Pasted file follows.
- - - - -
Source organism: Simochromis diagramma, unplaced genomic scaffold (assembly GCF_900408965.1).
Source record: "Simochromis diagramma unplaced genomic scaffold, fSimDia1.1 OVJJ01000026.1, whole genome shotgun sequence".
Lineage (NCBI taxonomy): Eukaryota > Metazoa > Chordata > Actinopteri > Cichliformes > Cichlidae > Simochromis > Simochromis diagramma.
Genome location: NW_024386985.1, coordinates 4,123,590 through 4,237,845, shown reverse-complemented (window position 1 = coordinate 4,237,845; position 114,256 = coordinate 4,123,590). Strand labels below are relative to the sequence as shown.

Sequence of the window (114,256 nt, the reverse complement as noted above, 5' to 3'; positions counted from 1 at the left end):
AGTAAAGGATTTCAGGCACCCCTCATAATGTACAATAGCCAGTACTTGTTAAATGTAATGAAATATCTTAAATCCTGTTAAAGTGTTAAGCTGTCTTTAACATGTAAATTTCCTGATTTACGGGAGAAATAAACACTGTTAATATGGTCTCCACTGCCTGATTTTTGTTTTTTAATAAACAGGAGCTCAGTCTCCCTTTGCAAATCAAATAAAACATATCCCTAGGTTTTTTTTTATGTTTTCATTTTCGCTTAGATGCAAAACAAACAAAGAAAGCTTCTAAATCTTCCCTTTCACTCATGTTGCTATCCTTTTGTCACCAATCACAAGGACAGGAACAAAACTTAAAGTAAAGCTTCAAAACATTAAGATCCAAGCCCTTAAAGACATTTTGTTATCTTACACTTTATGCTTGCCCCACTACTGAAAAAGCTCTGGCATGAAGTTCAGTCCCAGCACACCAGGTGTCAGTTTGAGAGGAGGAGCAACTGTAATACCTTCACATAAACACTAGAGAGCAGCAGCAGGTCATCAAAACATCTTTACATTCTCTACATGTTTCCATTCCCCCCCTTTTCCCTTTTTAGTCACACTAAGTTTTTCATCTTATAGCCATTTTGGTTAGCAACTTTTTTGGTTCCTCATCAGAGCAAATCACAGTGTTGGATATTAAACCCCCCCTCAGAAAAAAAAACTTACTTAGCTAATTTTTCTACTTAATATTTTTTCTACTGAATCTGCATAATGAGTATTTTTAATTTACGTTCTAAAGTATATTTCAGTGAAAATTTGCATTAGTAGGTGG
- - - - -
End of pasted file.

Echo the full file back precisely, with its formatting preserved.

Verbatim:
Source organism: Simochromis diagramma, unplaced genomic scaffold (assembly GCF_900408965.1).
Source record: "Simochromis diagramma unplaced genomic scaffold, fSimDia1.1 OVJJ01000026.1, whole genome shotgun sequence".
Lineage (NCBI taxonomy): Eukaryota > Metazoa > Chordata > Actinopteri > Cichliformes > Cichlidae > Simochromis > Simochromis diagramma.
Genome location: NW_024386985.1, coordinates 4,123,590 through 4,237,845, shown reverse-complemented (window position 1 = coordinate 4,237,845; position 114,256 = coordinate 4,123,590). Strand labels below are relative to the sequence as shown.

Sequence of the window (114,256 nt, the reverse complement as noted above, 5' to 3'; positions counted from 1 at the left end):
AGTAAAGGATTTCAGGCACCCCTCATAATGTACAATAGCCAGTACTTGTTAAATGTAATGAAATATCTTAAATCCTGTTAAAGTGTTAAGCTGTCTTTAACATGTAAATTTCCTGATTTACGGGAGAAATAAACACTGTTAATATGGTCTCCACTGCCTGATTTTTGTTTTTTAATAAACAGGAGCTCAGTCTCCCTTTGCAAATCAAATAAAACATATCCCTAGGTTTTTTTTTATGTTTTCATTTTCGCTTAGATGCAAAACAAACAAAGAAAGCTTCTAAATCTTCCCTTTCACTCATGTTGCTATCCTTTTGTCACCAATCACAAGGACAGGAACAAAACTTAAAGTAAAGCTTCAAAACATTAAGATCCAAGCCCTTAAAGACATTTTGTTATCTTACACTTTATGCTTGCCCCACTACTGAAAAAGCTCTGGCATGAAGTTCAGTCCCAGCACACCAGGTGTCAGTTTGAGAGGAGGAGCAACTGTAATACCTTCACATAAACACTAGAGAGCAGCAGCAGGTCATCAAAACATCTTTACATTCTCTACATGTTTCCATTCCCCCCCTTTTCCCTTTTTAGTCACACTAAGTTTTTCATCTTATAGCCATTTTGGTTAGCAACTTTTTTGGTTCCTCATCAGAGCAAATCACAGTGTTGGATATTAAACCCCCCCTCAGAAAAAAAAACTTACTTAGCTAATTTTTCTACTTAATATTTTTTCTACTGAATCTGCATAATGAGTATTTTTAATTTACGTTCTAAAGTATATTTCAGTGAAAATTTGCATTAGTAGGTGG